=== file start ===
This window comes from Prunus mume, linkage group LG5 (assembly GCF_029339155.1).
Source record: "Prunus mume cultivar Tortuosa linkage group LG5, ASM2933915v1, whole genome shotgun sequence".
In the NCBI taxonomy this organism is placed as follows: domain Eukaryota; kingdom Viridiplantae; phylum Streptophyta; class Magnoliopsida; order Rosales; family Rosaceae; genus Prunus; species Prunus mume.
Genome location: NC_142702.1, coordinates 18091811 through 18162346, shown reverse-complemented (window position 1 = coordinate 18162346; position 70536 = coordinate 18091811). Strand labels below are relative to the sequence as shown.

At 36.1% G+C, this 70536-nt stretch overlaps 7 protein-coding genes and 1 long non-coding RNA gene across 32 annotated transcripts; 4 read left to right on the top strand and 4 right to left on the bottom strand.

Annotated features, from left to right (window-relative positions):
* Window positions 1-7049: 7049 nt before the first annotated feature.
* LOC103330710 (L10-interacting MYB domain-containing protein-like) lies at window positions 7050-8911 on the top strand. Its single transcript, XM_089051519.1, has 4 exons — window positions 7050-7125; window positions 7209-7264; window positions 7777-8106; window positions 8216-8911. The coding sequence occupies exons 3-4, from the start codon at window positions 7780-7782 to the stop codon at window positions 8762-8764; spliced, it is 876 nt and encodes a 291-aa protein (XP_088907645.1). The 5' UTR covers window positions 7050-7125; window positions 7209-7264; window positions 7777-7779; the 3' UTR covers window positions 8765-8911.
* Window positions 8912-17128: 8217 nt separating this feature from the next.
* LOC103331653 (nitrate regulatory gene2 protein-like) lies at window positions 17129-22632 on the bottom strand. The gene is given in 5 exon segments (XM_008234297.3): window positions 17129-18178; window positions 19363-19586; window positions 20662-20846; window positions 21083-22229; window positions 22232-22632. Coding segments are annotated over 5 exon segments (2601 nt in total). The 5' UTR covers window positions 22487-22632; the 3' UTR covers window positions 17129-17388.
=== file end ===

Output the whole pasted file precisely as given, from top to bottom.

This window comes from Prunus mume, linkage group LG5 (assembly GCF_029339155.1).
Source record: "Prunus mume cultivar Tortuosa linkage group LG5, ASM2933915v1, whole genome shotgun sequence".
In the NCBI taxonomy this organism is placed as follows: domain Eukaryota; kingdom Viridiplantae; phylum Streptophyta; class Magnoliopsida; order Rosales; family Rosaceae; genus Prunus; species Prunus mume.
Genome location: NC_142702.1, coordinates 18091811 through 18162346, shown reverse-complemented (window position 1 = coordinate 18162346; position 70536 = coordinate 18091811). Strand labels below are relative to the sequence as shown.

At 36.1% G+C, this 70536-nt stretch overlaps 7 protein-coding genes and 1 long non-coding RNA gene across 32 annotated transcripts; 4 read left to right on the top strand and 4 right to left on the bottom strand.

Annotated features, from left to right (window-relative positions):
* Window positions 1-7049: 7049 nt before the first annotated feature.
* LOC103330710 (L10-interacting MYB domain-containing protein-like) lies at window positions 7050-8911 on the top strand. Its single transcript, XM_089051519.1, has 4 exons — window positions 7050-7125; window positions 7209-7264; window positions 7777-8106; window positions 8216-8911. The coding sequence occupies exons 3-4, from the start codon at window positions 7780-7782 to the stop codon at window positions 8762-8764; spliced, it is 876 nt and encodes a 291-aa protein (XP_088907645.1). The 5' UTR covers window positions 7050-7125; window positions 7209-7264; window positions 7777-7779; the 3' UTR covers window positions 8765-8911.
* Window positions 8912-17128: 8217 nt separating this feature from the next.
* LOC103331653 (nitrate regulatory gene2 protein-like) lies at window positions 17129-22632 on the bottom strand. The gene is given in 5 exon segments (XM_008234297.3): window positions 17129-18178; window positions 19363-19586; window positions 20662-20846; window positions 21083-22229; window positions 22232-22632. Coding segments are annotated over 5 exon segments (2601 nt in total). The 5' UTR covers window positions 22487-22632; the 3' UTR covers window positions 17129-17388.